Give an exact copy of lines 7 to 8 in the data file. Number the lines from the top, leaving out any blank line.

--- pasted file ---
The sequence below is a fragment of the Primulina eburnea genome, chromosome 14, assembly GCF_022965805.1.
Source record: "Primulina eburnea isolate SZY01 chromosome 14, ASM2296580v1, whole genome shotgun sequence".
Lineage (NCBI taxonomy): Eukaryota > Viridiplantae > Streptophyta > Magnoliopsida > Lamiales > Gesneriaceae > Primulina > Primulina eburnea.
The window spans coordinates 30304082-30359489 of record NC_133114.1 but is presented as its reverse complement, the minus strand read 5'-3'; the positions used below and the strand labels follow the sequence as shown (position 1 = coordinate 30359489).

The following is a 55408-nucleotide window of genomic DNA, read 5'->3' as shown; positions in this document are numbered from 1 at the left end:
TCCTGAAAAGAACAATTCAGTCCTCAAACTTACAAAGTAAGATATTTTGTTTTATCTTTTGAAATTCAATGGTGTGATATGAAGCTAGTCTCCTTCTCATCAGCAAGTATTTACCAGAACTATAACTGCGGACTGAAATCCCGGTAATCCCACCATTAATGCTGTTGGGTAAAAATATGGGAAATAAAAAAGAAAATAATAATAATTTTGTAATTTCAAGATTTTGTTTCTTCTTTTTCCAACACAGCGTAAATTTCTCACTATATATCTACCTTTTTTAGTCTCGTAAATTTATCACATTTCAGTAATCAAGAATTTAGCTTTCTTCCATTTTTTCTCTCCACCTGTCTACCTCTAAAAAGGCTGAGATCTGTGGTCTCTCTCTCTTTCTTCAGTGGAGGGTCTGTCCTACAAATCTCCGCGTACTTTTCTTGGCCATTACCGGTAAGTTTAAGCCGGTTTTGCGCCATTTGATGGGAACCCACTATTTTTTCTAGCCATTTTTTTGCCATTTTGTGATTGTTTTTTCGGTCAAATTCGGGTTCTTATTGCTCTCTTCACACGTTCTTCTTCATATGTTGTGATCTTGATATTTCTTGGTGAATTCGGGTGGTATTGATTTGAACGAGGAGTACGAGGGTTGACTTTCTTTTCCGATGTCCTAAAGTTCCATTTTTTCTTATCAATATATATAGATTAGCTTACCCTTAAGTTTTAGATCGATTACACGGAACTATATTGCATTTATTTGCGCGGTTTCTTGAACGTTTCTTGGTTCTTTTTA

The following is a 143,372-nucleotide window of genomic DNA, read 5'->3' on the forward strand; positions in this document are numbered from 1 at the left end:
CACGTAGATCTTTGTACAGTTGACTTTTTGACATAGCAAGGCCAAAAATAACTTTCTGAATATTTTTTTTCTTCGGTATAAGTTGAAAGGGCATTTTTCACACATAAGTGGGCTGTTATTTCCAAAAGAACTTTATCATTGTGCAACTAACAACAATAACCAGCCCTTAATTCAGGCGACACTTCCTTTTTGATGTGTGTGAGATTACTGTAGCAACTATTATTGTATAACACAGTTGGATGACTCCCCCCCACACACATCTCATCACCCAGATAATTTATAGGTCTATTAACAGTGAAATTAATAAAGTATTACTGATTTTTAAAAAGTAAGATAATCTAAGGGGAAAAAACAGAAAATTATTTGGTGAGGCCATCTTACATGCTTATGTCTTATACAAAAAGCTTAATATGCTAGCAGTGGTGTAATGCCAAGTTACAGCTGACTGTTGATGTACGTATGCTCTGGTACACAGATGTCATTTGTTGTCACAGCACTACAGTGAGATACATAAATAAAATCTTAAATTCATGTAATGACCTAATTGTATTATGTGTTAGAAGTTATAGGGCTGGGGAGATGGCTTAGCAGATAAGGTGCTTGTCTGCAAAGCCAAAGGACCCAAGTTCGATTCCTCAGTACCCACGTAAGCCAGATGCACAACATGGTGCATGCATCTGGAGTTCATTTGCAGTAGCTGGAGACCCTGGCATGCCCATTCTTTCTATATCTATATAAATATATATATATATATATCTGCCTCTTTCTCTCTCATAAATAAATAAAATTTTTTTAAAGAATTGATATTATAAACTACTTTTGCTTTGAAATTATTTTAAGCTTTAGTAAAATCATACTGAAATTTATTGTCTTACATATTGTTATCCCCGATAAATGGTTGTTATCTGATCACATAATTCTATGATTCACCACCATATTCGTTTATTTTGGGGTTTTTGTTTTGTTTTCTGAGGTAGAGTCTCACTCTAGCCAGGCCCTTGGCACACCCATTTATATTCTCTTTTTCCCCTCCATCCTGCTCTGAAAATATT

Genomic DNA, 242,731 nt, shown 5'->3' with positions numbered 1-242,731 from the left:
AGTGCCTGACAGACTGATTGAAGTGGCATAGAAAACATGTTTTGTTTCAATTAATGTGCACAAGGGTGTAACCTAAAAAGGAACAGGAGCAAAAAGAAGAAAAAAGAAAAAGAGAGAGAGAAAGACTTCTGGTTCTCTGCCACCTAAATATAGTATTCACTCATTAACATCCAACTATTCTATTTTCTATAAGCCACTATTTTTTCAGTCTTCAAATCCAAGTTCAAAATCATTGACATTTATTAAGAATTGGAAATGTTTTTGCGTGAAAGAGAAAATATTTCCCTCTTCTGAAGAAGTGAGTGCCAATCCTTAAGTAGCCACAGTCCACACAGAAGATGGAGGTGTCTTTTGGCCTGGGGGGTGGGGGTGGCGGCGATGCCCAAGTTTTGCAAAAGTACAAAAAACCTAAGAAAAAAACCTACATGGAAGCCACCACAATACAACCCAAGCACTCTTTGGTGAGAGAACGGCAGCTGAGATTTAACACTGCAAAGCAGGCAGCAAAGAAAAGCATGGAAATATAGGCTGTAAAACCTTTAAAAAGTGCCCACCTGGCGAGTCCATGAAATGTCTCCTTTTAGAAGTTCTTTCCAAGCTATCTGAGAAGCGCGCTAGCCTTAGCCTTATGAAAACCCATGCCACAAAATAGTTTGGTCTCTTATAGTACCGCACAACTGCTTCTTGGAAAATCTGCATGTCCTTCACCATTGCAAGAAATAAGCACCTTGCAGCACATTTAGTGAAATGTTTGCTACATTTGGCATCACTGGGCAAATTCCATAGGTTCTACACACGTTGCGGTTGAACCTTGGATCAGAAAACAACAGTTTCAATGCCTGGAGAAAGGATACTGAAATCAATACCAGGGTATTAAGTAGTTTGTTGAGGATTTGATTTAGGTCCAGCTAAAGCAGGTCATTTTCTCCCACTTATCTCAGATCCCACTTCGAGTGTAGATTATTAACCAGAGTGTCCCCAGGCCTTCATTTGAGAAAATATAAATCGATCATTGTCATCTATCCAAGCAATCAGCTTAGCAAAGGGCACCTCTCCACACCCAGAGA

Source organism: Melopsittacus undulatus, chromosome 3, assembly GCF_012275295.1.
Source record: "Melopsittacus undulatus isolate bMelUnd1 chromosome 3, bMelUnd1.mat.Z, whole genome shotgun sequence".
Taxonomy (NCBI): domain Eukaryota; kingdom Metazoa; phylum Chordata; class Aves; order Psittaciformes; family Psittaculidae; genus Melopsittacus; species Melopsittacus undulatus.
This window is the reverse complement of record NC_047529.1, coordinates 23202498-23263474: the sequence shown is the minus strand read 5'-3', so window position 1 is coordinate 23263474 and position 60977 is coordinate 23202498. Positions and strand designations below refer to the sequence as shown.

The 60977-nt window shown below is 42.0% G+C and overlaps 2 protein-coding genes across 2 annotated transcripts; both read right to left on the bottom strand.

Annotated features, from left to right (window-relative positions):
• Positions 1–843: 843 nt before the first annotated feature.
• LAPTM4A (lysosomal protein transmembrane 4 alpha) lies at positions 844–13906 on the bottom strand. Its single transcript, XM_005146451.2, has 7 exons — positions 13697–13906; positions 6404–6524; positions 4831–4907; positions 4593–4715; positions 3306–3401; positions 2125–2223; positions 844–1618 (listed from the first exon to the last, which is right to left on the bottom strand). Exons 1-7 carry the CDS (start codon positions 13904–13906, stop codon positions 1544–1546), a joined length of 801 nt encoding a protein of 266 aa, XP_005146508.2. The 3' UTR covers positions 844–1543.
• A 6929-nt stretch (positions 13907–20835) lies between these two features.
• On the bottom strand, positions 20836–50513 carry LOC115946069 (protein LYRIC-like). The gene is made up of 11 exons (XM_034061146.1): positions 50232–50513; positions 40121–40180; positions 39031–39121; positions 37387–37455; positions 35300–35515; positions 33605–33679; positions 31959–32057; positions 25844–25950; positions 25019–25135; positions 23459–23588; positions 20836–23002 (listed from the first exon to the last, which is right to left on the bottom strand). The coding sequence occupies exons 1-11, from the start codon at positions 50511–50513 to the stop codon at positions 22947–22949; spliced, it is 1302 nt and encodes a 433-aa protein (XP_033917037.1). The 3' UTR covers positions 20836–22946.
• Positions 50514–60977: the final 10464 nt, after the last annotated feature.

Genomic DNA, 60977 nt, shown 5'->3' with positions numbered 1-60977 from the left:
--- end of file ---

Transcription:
The following is a 143,372-nucleotide window of genomic DNA, read 5'->3' on the forward strand; positions in this document are numbered from 1 at the left end:
CACGTAGATCTTTGTACAGTTGACTTTTTGACATAGCAAGGCCAAAAATAACTTTCTGAATATTTTTTTTCTTCGGTATAAGTTGAAAGGGCATTTTTCACACATAAGTGGGCTGTTATTTCCAAAAGAACTTTATCATTGTGCAACTAACAACAATAACCAGCCCTTAATTCAGGCGACACTTCCTTTTTGATGTGTGTGAGATTACTGTAGCAACTATTATTGTATAACACAGTTGGATGACTCCCCCCCACACACATCTCATCACCCAGATAATTTATAGGTCTATTAACAGTGAAATTAATAAAGTATTACTGATTTTTAAAAAGTAAGATAATCTAAGGGGAAAAAACAGAAAATTATTTGGTGAGGCCATCTTACATGCTTATGTCTTATACAAAAAGCTTAATATGCTAGCAGTGGTGTAATGCCAAGTTACAGCTGACTGTTGATGTACGTATGCTCTGGTACACAGATGTCATTTGTTGTCACAGCACTACAGTGAGATACATAAATAAAATCTTAAATTCATGTAATGACCTAATTGTATTATGTGTTAGAAGTTATAGGGCTGGGGAGATGGCTTAGCAGATAAGGTGCTTGTCTGCAAAGCCAAAGGACCCAAGTTCGATTCCTCAGTACCCACGTAAGCCAGATGCACAACATGGTGCATGCATCTGGAGTTCATTTGCAGTAGCTGGAGACCCTGGCATGCCCATTCTTTCTATATCTATATAAATATATATATATATATATCTGCCTCTTTCTCTCTCATAAATAAATAAAATTTTTTTAAAGAATTGATATTATAAACTACTTTTGCTTTGAAATTATTTTAAGCTTTAGTAAAATCATACTGAAATTTATTGTCTTACATATTGTTATCCCCGATAAATGGTTGTTATCTGATCACATAATTCTATGATTCACCACCATATTCGTTTATTTTGGGGTTTTTGTTTTGTTTTCTGAGGTAGAGTCTCACTCTAGCCAGGCCCTTGGCACACCCATTTATATTCTCTTTTTCCCCTCCATCCTGCTCTGAAAATATT